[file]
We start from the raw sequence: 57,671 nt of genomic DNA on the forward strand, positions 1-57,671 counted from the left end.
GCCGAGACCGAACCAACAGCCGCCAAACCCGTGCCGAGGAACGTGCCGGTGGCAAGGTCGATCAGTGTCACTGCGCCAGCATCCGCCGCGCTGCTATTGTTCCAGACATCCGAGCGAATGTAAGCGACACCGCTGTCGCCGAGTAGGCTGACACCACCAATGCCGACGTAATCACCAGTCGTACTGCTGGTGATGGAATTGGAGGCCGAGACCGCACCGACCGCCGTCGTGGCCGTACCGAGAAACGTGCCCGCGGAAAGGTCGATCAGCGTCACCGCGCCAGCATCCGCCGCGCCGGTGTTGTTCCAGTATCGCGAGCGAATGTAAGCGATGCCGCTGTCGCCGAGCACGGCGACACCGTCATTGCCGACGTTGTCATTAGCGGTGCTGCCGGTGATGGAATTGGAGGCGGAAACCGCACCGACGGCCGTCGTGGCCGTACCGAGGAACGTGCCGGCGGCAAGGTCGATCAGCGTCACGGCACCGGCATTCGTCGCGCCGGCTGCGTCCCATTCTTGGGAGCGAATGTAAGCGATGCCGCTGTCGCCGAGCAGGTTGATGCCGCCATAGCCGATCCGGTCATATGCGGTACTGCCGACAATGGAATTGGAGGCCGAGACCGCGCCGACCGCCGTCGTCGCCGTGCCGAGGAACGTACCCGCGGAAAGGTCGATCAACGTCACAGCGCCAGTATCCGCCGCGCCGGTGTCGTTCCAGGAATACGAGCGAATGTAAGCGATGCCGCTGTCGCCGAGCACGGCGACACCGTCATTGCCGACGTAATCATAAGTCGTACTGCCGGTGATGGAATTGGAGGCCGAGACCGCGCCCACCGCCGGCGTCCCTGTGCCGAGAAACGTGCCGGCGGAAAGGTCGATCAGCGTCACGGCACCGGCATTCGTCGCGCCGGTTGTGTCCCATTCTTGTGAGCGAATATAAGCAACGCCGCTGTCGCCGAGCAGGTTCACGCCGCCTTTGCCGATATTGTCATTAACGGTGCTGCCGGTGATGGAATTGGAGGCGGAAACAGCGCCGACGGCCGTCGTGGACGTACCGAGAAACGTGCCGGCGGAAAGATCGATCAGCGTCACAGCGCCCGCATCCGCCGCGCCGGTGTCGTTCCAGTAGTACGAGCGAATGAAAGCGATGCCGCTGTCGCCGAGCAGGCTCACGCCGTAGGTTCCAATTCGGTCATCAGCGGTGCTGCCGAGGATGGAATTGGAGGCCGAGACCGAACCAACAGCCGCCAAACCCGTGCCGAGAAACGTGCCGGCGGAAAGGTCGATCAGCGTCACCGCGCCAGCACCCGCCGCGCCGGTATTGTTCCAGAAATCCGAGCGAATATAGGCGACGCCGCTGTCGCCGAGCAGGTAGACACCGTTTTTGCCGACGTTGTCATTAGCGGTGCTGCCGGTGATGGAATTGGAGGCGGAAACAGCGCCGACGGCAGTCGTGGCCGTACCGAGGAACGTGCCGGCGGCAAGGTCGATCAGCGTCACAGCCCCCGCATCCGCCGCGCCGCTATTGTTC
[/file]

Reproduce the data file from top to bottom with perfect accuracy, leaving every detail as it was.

We start from the raw sequence: 57,671 nt of genomic DNA on the forward strand, positions 1-57,671 counted from the left end.
GCCGAGACCGAACCAACAGCCGCCAAACCCGTGCCGAGGAACGTGCCGGTGGCAAGGTCGATCAGTGTCACTGCGCCAGCATCCGCCGCGCTGCTATTGTTCCAGACATCCGAGCGAATGTAAGCGACACCGCTGTCGCCGAGTAGGCTGACACCACCAATGCCGACGTAATCACCAGTCGTACTGCTGGTGATGGAATTGGAGGCCGAGACCGCACCGACCGCCGTCGTGGCCGTACCGAGAAACGTGCCCGCGGAAAGGTCGATCAGCGTCACCGCGCCAGCATCCGCCGCGCCGGTGTTGTTCCAGTATCGCGAGCGAATGTAAGCGATGCCGCTGTCGCCGAGCACGGCGACACCGTCATTGCCGACGTTGTCATTAGCGGTGCTGCCGGTGATGGAATTGGAGGCGGAAACCGCACCGACGGCCGTCGTGGCCGTACCGAGGAACGTGCCGGCGGCAAGGTCGATCAGCGTCACGGCACCGGCATTCGTCGCGCCGGCTGCGTCCCATTCTTGGGAGCGAATGTAAGCGATGCCGCTGTCGCCGAGCAGGTTGATGCCGCCATAGCCGATCCGGTCATATGCGGTACTGCCGACAATGGAATTGGAGGCCGAGACCGCGCCGACCGCCGTCGTCGCCGTGCCGAGGAACGTACCCGCGGAAAGGTCGATCAACGTCACAGCGCCAGTATCCGCCGCGCCGGTGTCGTTCCAGGAATACGAGCGAATGTAAGCGATGCCGCTGTCGCCGAGCACGGCGACACCGTCATTGCCGACGTAATCATAAGTCGTACTGCCGGTGATGGAATTGGAGGCCGAGACCGCGCCCACCGCCGGCGTCCCTGTGCCGAGAAACGTGCCGGCGGAAAGGTCGATCAGCGTCACGGCACCGGCATTCGTCGCGCCGGTTGTGTCCCATTCTTGTGAGCGAATATAAGCAACGCCGCTGTCGCCGAGCAGGTTCACGCCGCCTTTGCCGATATTGTCATTAACGGTGCTGCCGGTGATGGAATTGGAGGCGGAAACAGCGCCGACGGCCGTCGTGGACGTACCGAGAAACGTGCCGGCGGAAAGATCGATCAGCGTCACAGCGCCCGCATCCGCCGCGCCGGTGTCGTTCCAGTAGTACGAGCGAATGAAAGCGATGCCGCTGTCGCCGAGCAGGCTCACGCCGTAGGTTCCAATTCGGTCATCAGCGGTGCTGCCGAGGATGGAATTGGAGGCCGAGACCGAACCAACAGCCGCCAAACCCGTGCCGAGAAACGTGCCGGCGGAAAGGTCGATCAGCGTCACCGCGCCAGCACCCGCCGCGCCGGTATTGTTCCAGAAATCCGAGCGAATATAGGCGACGCCGCTGTCGCCGAGCAGGTAGACACCGTTTTTGCCGACGTTGTCATTAGCGGTGCTGCCGGTGATGGAATTGGAGGCGGAAACAGCGCCGACGGCAGTCGTGGCCGTACCGAGGAACGTGCCGGCGGCAAGGTCGATCAGCGTCACAGCCCCCGCATCCGCCGCGCCGCTATTGTTC